Recently, I have developed an obsession for the television series, Outlander. Based on a series of books I read almost 20 years ago, it tells the story of Claire Randall and her experiences of traveling back to the 1700’s in the Highlands of Scotland. I will not precis the books here – that will take too much time, however, what recently caught my attention was the way in which Jamie, Claire’s 18th century husband, speaks about his experience of being broken through an incredibly traumatic event (which the series shows vividly and is traumatic to watch!).
Whilst I found it difficult and barely watched the trauma in its entirety – opting to use the skip forward function as much as possible – I have appreciated the fact the show has not glossed over this event and Jamie has not simply recovered in an unrealistic manner. The last episode reveals a vulnerability and honesty that took my breath away and resulted in shivers up my spine. Jamie opens up about the impact of being broken – how what was done to him exposed him to the core and blew his “fortress” apart. My breath literally caught as he spoke.
I have written about being broken before. However, what I am coming to understand thanks to the ongoing nature of adoption, is that the breaking isn’t a one time event. It occurs repeatedly – in ways and at times you least expect it and however much you have told yourself you are doing better and have become stronger, the blows that rain down reveal how very broken you really are and how further broken you are yet to become. So many times I have said “I am done!” only for another blow to take me down even lower. Even the broken pieces of our souls can be destroyed further.
18 years into a life sentence. I had hoped my jail would be ended after 18 but low and behold, my jailer is now the very person who was taken from me. Like her adopters, I am now having to play her game – play her rules. I understand entirely she never asked for any of this to happen – I appreciate that. But neither did I. Neither did my other children who have also suffered. I am so tired of always having to balance everyone else’s experiences. I am sick of having my voice stifled, time and time again. This blog is my one and only place I can go where I can share what is left of my broken heart and soul. Being a mother of loss is a lonely journey and I find myself at my loneliest. So many people around me but no one I can talk to. No one who wants to hear because they feel they have heard it all before – because this is a wound that never stops bleeding.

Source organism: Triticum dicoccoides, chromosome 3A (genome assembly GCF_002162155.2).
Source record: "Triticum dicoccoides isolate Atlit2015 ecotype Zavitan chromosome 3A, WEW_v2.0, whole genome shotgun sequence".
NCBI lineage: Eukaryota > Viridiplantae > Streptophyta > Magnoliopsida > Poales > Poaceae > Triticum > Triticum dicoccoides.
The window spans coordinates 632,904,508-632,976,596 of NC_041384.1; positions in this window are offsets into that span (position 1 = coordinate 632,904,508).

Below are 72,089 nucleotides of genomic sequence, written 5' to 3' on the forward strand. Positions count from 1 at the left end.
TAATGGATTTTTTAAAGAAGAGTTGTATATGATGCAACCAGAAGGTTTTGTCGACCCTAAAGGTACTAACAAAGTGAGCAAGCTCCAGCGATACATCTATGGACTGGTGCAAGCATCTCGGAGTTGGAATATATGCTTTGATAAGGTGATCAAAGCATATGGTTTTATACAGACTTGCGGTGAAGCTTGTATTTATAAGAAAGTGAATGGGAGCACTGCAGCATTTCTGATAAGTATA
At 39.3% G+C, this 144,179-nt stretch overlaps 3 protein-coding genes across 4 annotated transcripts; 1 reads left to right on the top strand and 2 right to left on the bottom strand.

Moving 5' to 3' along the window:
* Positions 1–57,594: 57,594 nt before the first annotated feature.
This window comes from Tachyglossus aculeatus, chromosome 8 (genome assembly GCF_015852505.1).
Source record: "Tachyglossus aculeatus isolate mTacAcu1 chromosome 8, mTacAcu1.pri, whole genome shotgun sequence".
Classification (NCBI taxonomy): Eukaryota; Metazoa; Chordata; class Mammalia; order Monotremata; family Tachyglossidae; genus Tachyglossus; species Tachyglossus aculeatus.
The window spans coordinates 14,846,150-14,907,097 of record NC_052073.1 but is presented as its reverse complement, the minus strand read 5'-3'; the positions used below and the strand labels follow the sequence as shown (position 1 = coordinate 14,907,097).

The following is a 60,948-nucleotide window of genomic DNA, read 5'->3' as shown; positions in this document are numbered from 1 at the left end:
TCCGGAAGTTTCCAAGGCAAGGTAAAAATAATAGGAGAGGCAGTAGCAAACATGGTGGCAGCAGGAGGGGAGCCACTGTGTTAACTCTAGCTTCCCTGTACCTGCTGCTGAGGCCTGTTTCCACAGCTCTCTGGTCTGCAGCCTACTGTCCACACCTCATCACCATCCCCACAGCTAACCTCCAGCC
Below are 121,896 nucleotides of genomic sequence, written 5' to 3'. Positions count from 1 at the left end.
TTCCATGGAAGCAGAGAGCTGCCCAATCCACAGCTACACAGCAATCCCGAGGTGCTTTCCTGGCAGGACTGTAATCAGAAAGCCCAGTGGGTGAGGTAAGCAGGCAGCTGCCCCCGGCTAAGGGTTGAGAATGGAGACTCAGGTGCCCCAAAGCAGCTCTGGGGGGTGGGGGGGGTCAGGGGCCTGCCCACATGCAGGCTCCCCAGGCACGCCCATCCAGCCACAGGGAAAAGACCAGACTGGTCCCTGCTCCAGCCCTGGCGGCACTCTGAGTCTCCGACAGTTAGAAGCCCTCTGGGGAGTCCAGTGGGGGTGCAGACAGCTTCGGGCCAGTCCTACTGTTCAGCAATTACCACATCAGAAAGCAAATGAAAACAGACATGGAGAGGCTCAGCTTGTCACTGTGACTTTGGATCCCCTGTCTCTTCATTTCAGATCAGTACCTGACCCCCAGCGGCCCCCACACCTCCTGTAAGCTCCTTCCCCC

And so I become yet another statistic of failed reunions – before it even began. How can someone be angry with a mother they have never even given a chance? I believe the reason so many reunions fail is because our children have grown up with people who are so different to us – who only know how to take and never have empathy – that when it comes to finding us broken, they are angry with us for being broken. Afterall, this is meant to be all about them. We don’t matter, we are just trash as we have been told over and over and over again. As her adoptress said to me at the end of a visit one day, I was meant to be raped, just so she could have a child. With people like this “caring” for our children, mothers of loss have no chance. The lies have become so entrenched – they were started so long ago.
I no longer hold hope. Hope is a word used to torment those who long for peace. For so many years, people told me to hold on until she knew the truth but the truth means nothing to her because it conflicts with what she has been told. I am nothing to her – as so many adopters have pointed out – we just give birth, we are merely vessels who can be discarded. Our pain is nothing to our children. Nothing. They have their adopters and their lies – what do they need us for? Me, I prefer the truth – however cold it might be, but at least I can know it is real.
The one thing I can hold onto is that I have always been authentic. Vulnerable. True. My conscience is clear – I have never had to steal a child and then play pretend for 18 years, filling that child’s head with rubbish.
But, my fortress has been exploded. There is nothing left of the rubble to even attempt a rebuild – or a shed. It has all turned to dust. Like my heart. And my soul.